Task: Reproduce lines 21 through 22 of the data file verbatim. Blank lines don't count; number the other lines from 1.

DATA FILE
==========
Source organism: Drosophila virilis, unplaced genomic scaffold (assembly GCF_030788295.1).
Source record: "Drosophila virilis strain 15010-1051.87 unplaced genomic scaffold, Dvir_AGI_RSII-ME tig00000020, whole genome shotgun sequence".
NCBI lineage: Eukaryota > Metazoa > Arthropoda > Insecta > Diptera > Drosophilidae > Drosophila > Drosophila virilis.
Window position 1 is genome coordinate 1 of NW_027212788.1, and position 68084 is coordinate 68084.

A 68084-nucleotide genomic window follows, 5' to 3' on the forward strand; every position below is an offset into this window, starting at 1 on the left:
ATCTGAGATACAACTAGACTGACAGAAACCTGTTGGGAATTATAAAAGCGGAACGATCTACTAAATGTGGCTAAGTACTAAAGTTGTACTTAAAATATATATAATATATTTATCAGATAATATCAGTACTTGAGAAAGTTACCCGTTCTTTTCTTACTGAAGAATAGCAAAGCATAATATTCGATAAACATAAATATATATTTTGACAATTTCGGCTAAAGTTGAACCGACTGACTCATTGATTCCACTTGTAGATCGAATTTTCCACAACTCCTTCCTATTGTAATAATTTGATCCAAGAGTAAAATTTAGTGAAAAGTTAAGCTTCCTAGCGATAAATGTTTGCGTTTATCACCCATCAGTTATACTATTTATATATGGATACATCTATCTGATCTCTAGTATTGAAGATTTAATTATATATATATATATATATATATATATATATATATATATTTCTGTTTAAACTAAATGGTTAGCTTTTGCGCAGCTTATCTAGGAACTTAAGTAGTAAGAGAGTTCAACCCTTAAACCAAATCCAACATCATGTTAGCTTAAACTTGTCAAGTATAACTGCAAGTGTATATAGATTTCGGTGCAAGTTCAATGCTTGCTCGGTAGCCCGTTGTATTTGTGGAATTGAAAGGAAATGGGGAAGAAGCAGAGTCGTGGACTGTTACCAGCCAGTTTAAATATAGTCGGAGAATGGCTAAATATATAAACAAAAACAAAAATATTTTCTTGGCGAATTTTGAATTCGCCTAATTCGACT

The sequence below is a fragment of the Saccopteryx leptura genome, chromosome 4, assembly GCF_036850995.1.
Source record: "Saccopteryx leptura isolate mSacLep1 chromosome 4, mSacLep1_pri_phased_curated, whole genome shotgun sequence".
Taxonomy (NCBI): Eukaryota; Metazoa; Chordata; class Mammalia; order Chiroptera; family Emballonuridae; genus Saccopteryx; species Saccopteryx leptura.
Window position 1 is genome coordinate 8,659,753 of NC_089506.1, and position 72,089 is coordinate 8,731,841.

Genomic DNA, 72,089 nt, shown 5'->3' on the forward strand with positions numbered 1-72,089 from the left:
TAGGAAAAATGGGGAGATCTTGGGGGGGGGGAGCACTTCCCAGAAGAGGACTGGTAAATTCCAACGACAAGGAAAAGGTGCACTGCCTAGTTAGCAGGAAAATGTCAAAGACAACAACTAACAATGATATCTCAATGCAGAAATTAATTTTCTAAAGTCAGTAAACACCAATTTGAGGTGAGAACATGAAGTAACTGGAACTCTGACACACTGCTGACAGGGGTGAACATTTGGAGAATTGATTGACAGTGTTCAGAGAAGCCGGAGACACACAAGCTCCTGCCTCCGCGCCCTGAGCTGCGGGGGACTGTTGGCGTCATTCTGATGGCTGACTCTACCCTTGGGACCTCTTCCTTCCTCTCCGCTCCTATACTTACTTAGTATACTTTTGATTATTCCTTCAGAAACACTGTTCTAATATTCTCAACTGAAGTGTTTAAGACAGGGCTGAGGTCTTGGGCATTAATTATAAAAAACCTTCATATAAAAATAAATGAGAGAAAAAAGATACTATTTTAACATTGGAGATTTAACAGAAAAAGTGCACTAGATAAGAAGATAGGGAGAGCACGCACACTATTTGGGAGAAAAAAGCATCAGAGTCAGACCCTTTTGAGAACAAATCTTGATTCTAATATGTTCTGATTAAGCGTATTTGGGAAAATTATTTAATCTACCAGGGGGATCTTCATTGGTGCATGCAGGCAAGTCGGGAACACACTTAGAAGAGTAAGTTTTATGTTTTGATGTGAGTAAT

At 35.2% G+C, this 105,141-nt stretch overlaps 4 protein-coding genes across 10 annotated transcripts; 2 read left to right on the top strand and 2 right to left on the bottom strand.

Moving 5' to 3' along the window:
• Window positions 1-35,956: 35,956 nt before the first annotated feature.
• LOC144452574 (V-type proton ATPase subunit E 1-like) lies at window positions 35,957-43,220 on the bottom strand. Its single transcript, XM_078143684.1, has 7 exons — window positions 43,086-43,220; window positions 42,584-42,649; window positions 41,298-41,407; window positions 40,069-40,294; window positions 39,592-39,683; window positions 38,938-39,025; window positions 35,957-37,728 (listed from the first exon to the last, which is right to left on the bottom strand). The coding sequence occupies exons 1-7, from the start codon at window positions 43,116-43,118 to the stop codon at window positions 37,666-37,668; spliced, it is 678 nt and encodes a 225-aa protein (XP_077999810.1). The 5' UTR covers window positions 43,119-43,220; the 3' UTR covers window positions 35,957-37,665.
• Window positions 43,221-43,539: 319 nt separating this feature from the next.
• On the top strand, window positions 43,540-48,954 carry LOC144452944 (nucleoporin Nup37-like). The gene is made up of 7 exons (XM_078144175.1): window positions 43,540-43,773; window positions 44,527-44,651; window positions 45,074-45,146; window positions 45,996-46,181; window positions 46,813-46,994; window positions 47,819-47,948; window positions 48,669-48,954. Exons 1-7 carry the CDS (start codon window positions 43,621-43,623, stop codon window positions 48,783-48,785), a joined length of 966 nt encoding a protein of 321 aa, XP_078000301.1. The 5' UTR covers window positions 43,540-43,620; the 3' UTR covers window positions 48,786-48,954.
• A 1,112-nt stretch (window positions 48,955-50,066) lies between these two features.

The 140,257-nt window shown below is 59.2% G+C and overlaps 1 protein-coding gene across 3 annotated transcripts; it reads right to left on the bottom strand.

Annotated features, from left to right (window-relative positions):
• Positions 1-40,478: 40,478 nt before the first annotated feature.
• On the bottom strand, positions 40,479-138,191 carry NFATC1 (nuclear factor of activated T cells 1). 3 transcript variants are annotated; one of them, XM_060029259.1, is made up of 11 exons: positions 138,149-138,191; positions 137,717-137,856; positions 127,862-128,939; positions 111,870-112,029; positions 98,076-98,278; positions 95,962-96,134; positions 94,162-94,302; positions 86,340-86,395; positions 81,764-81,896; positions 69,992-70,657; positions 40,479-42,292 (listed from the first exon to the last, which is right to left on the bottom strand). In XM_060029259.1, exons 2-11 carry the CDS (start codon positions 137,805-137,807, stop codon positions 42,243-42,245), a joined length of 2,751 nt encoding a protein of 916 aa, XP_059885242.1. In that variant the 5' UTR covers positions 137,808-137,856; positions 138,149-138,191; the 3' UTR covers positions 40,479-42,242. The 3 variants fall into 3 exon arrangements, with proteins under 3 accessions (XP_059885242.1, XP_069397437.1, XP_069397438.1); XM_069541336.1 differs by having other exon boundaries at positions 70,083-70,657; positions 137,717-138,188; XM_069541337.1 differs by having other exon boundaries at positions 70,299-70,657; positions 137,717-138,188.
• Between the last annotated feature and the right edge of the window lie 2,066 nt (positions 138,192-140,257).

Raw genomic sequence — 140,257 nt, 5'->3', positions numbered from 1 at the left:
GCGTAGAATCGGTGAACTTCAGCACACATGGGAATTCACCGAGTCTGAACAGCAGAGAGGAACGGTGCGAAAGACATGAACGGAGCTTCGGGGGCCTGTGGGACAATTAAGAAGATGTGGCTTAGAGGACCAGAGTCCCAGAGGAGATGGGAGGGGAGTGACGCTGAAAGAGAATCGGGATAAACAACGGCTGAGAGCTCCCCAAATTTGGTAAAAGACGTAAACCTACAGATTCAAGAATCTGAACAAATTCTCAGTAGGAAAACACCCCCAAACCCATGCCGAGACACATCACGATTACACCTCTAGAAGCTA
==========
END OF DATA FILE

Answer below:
Annotated features, from left to right (window-relative positions):
• Positions 1-40,478: 40,478 nt before the first annotated feature.